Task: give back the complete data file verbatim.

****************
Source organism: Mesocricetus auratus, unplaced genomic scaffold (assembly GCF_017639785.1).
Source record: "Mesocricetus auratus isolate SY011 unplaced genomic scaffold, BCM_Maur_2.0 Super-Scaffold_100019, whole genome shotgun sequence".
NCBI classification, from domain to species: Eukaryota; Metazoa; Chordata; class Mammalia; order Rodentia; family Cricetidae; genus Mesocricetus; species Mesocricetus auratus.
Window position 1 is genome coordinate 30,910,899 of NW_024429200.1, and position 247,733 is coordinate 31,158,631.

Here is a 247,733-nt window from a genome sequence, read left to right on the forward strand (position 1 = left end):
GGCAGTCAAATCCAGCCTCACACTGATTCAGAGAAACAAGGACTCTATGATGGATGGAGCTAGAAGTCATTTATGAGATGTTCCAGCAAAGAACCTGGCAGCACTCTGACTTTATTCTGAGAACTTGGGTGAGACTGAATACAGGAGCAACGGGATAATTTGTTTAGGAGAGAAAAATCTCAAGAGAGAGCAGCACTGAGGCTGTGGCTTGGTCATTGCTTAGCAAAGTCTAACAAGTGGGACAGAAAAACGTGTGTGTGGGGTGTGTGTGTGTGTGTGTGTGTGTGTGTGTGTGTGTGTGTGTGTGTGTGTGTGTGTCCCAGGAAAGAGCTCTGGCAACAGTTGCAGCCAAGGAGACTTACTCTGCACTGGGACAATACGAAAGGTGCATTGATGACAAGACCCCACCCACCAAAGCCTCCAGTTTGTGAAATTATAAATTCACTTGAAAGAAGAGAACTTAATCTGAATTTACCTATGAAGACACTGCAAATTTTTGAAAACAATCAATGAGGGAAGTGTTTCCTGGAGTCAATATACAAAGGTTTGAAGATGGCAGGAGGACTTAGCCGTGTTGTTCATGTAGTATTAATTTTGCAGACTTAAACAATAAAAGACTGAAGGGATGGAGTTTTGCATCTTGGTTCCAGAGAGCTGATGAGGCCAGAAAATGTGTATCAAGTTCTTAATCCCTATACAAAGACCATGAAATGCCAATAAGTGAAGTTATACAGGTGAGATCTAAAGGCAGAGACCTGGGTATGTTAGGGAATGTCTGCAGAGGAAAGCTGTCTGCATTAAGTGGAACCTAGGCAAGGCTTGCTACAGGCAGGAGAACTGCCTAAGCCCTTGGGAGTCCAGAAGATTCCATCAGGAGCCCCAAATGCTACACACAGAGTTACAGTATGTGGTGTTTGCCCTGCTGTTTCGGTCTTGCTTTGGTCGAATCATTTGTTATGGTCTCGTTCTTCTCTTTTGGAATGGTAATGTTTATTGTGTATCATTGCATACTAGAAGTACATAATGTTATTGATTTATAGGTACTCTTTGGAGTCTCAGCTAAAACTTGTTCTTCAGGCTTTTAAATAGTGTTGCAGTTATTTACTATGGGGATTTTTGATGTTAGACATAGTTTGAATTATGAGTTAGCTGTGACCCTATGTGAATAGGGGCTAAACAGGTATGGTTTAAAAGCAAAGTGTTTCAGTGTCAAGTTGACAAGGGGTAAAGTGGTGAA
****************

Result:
Source organism: Mesocricetus auratus, unplaced genomic scaffold (assembly GCF_017639785.1).
Source record: "Mesocricetus auratus isolate SY011 unplaced genomic scaffold, BCM_Maur_2.0 Super-Scaffold_100019, whole genome shotgun sequence".
NCBI classification, from domain to species: Eukaryota; Metazoa; Chordata; class Mammalia; order Rodentia; family Cricetidae; genus Mesocricetus; species Mesocricetus auratus.
Window position 1 is genome coordinate 30,910,899 of NW_024429200.1, and position 247,733 is coordinate 31,158,631.

Here is a 247,733-nt window from a genome sequence, read left to right on the forward strand (position 1 = left end):
GGCAGTCAAATCCAGCCTCACACTGATTCAGAGAAACAAGGACTCTATGATGGATGGAGCTAGAAGTCATTTATGAGATGTTCCAGCAAAGAACCTGGCAGCACTCTGACTTTATTCTGAGAACTTGGGTGAGACTGAATACAGGAGCAACGGGATAATTTGTTTAGGAGAGAAAAATCTCAAGAGAGAGCAGCACTGAGGCTGTGGCTTGGTCATTGCTTAGCAAAGTCTAACAAGTGGGACAGAAAAACGTGTGTGTGGGGTGTGTGTGTGTGTGTGTGTGTGTGTGTGTGTGTGTGTGTGTGTGTGTGTGTGTGTCCCAGGAAAGAGCTCTGGCAACAGTTGCAGCCAAGGAGACTTACTCTGCACTGGGACAATACGAAAGGTGCATTGATGACAAGACCCCACCCACCAAAGCCTCCAGTTTGTGAAATTATAAATTCACTTGAAAGAAGAGAACTTAATCTGAATTTACCTATGAAGACACTGCAAATTTTTGAAAACAATCAATGAGGGAAGTGTTTCCTGGAGTCAATATACAAAGGTTTGAAGATGGCAGGAGGACTTAGCCGTGTTGTTCATGTAGTATTAATTTTGCAGACTTAAACAATAAAAGACTGAAGGGATGGAGTTTTGCATCTTGGTTCCAGAGAGCTGATGAGGCCAGAAAATGTGTATCAAGTTCTTAATCCCTATACAAAGACCATGAAATGCCAATAAGTGAAGTTATACAGGTGAGATCTAAAGGCAGAGACCTGGGTATGTTAGGGAATGTCTGCAGAGGAAAGCTGTCTGCATTAAGTGGAACCTAGGCAAGGCTTGCTACAGGCAGGAGAACTGCCTAAGCCCTTGGGAGTCCAGAAGATTCCATCAGGAGCCCCAAATGCTACACACAGAGTTACAGTATGTGGTGTTTGCCCTGCTGTTTCGGTCTTGCTTTGGTCGAATCATTTGTTATGGTCTCGTTCTTCTCTTTTGGAATGGTAATGTTTATTGTGTATCATTGCATACTAGAAGTACATAATGTTATTGATTTATAGGTACTCTTTGGAGTCTCAGCTAAAACTTGTTCTTCAGGCTTTTAAATAGTGTTGCAGTTATTTACTATGGGGATTTTTGATGTTAGACATAGTTTGAATTATGAGTTAGCTGTGACCCTATGTGAATAGGGGCTAAACAGGTATGGTTTAAAAGCAAAGTGTTTCAGTGTCAAGTTGACAAGGGGTAAAGTGGTGAA